I used to plan everything - individual tasks, lunch breaks, exercise. My favourite phrase in the house was, “have you put it on the calendar?”
Now, I don’t care.
- Planning took time. Every week I would religiously put in my time blocks and appointments; this was good for gauging how much (or little) I could accomplish. But it also took a considerable chunk of time, with no tangible benefit when doing the work itself.
- I was anxious about being behind. Time blocking my calendar led me to feel like I was constantly behind. One task would take longer than I had budgeted, knocking out my entire day. Time-blocking evangelists recommend adjusting your schedule when this happens. But it feels like a constant game of cat and mouse. I was always “chasing” the time rather than getting things done.
- I was feeling less accomplished. I have a relatively good idea of how much I can do in a day. But, when I time-blocked my calendar, I found it got less done.
- Meetings are usually pointless. Although meetings can be helpful, it’s rare to find a meeting where everyone is relevant to the discussion, it’s for making a collaborative decision, and action points are recorded. Most of the time, meetings are bloated and accomplish nothing in the name of “teamwork”. I now reject 99% of meetings I’m invited to and favour asynchronous working practices.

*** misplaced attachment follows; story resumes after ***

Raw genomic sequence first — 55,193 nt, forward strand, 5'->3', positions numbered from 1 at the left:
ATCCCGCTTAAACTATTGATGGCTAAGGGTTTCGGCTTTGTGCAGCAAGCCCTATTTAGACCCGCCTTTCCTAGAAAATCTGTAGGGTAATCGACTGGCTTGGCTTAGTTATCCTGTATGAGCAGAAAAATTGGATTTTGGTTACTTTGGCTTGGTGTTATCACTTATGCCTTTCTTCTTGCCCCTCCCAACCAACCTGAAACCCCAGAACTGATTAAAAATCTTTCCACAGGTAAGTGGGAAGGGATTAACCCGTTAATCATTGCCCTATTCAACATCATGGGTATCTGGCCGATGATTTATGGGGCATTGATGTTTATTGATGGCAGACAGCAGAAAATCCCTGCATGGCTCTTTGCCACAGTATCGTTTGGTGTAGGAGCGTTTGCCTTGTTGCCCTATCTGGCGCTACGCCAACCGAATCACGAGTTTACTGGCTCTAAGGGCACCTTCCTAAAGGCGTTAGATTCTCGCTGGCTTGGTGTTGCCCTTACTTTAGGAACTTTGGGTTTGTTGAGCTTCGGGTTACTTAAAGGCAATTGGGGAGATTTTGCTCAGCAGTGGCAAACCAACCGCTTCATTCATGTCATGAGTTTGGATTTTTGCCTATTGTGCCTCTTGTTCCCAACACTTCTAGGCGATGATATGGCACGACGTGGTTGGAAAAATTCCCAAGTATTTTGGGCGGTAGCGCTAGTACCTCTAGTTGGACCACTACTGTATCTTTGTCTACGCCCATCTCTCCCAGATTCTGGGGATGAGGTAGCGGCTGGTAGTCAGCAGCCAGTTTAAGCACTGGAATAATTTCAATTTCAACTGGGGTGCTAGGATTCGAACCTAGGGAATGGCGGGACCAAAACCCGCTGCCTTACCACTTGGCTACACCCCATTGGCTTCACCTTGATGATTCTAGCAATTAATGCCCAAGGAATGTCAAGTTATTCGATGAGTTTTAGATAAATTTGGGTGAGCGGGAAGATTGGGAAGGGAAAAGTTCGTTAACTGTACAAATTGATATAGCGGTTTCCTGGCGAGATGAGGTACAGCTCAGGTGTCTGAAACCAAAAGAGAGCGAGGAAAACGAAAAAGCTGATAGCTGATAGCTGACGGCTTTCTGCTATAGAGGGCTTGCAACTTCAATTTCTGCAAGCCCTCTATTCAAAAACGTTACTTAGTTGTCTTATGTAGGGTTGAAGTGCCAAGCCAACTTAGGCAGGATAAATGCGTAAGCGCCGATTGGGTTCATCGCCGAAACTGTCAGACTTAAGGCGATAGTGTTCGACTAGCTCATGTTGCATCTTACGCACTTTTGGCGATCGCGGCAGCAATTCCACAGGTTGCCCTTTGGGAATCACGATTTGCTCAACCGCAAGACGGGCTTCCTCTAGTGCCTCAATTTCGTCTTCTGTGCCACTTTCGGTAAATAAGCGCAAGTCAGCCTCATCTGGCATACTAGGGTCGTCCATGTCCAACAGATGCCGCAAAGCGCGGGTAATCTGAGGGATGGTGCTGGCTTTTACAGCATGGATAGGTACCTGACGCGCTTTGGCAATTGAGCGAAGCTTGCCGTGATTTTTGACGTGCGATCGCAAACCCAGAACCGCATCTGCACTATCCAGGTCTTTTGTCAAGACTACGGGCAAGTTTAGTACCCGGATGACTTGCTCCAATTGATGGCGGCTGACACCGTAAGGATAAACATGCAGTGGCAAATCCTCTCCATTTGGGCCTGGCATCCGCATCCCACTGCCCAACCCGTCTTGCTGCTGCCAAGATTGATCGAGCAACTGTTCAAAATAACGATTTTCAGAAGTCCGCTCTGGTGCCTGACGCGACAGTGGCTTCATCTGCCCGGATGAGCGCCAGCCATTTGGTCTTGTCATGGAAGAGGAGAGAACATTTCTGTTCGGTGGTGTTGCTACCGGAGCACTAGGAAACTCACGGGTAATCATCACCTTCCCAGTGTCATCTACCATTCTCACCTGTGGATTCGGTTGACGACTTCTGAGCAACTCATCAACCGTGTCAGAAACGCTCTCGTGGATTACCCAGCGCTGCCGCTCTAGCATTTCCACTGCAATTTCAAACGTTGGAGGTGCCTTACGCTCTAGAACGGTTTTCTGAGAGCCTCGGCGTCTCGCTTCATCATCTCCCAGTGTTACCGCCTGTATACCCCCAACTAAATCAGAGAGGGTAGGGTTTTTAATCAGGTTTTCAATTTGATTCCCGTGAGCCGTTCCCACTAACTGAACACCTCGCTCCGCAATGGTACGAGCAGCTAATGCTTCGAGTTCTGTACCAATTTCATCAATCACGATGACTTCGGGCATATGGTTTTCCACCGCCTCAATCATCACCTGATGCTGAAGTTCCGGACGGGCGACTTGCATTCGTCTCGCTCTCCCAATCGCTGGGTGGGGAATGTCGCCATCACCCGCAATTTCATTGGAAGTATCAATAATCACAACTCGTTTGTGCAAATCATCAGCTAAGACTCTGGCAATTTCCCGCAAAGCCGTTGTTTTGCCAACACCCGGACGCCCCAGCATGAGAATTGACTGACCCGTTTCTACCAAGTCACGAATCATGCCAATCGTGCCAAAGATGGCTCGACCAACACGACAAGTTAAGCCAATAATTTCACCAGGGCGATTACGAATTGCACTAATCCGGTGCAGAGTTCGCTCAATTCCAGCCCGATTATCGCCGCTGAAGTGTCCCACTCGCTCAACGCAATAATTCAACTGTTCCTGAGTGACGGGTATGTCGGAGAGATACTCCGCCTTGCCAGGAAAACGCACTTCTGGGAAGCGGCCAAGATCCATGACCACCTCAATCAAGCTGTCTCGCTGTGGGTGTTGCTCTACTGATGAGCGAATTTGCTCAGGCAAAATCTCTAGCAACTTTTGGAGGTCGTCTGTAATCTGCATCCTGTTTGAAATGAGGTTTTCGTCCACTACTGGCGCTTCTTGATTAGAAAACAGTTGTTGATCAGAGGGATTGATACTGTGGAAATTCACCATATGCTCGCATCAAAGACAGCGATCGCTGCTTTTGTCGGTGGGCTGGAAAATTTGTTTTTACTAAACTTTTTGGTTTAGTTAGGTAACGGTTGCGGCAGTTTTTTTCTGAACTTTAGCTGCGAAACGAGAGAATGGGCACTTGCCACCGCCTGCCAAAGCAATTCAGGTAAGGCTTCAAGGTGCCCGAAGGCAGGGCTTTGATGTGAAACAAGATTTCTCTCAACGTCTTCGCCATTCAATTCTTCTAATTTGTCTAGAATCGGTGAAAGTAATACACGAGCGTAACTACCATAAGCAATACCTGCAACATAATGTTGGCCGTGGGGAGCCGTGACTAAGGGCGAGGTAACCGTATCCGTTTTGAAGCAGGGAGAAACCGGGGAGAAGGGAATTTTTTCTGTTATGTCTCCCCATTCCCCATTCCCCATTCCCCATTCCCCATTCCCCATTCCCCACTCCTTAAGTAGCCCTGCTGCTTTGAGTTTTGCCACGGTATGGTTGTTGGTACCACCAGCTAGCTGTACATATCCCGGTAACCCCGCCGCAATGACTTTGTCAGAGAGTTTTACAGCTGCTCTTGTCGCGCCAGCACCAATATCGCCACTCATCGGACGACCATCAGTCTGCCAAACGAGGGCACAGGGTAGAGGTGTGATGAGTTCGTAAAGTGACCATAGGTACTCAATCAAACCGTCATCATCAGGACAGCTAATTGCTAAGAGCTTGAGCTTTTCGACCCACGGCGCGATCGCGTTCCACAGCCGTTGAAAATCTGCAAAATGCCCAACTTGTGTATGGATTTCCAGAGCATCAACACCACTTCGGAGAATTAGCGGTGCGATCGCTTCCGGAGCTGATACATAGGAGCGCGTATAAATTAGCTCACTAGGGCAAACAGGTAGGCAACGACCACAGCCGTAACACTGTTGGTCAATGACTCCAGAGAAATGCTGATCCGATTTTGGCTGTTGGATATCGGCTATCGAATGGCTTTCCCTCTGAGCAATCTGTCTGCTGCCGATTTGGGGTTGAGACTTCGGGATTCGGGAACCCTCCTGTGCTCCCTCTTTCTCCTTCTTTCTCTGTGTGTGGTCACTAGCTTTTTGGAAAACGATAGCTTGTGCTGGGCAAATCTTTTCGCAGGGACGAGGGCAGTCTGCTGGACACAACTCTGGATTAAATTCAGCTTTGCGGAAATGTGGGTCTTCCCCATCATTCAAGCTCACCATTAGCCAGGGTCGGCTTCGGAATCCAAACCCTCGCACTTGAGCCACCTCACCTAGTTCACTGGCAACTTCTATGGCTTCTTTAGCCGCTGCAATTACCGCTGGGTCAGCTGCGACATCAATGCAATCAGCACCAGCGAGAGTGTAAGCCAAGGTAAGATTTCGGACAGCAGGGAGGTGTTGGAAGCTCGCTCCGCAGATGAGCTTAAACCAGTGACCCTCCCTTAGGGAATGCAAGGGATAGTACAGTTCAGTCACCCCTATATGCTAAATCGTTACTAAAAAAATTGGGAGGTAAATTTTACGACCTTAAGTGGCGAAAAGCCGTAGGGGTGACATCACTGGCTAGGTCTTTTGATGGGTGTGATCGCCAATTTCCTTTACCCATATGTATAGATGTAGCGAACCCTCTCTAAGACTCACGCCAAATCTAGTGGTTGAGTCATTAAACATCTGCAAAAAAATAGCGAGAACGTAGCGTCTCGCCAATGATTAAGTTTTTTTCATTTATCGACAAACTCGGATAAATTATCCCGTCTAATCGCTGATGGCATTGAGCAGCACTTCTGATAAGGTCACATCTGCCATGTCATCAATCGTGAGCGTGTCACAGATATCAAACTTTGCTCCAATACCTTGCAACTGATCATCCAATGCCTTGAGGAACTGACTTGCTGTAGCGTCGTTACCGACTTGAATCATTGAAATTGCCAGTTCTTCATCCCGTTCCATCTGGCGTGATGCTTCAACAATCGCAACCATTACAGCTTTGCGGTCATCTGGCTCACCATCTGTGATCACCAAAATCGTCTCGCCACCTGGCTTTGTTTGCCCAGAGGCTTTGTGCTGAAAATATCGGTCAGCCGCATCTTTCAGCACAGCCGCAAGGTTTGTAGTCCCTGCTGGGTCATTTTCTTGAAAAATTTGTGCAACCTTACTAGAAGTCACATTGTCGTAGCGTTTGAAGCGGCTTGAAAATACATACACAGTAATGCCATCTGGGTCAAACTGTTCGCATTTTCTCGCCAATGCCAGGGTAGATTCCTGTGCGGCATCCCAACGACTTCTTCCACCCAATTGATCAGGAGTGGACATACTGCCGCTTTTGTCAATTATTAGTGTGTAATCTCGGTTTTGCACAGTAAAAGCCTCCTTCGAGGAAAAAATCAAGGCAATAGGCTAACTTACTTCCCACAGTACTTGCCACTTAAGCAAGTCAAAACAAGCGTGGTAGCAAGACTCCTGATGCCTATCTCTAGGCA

But now I don’t use my calendar much, what do I do?
- I don’t accept meetings. As mentioned before, I prefer asynchronous working - discussions over documents, Slack or email.
- Only plan things for the weekend ahead. This means my wife and I can remember our plans and be mindful of other weekend tasks we may need to do.
- Reduce my commitments with other people so I can usually remember all our plans.
- I removed regular appointments. Every week, I have about four or so regular appointments of various sorts. I realised I don’t need my calendar for this. So, I have replaced them with a phone alarm or just remember.
- Don’t plan too far in advance. Plans too far ahead often overwhelmed me because if circumstances changed, I had already committed to something. This simple approach means I can be more flexible with my time. The exception to this is rough travel plans and dentist appointments.
When I first ditched my calendar, it made me feel uneasy.
Coming from a time-blocking world, I felt like I was wasting time. Not doing what I was “supposed” to do.
But, I realised I needed to pay better attention to myself. If I’ve done my daily tasks, I can exercise, take a walk, be with my family, or call someone.
I can relax because I have a single source of “truth” for what I need to do - my to-do list. Life is far simpler, and I get more done.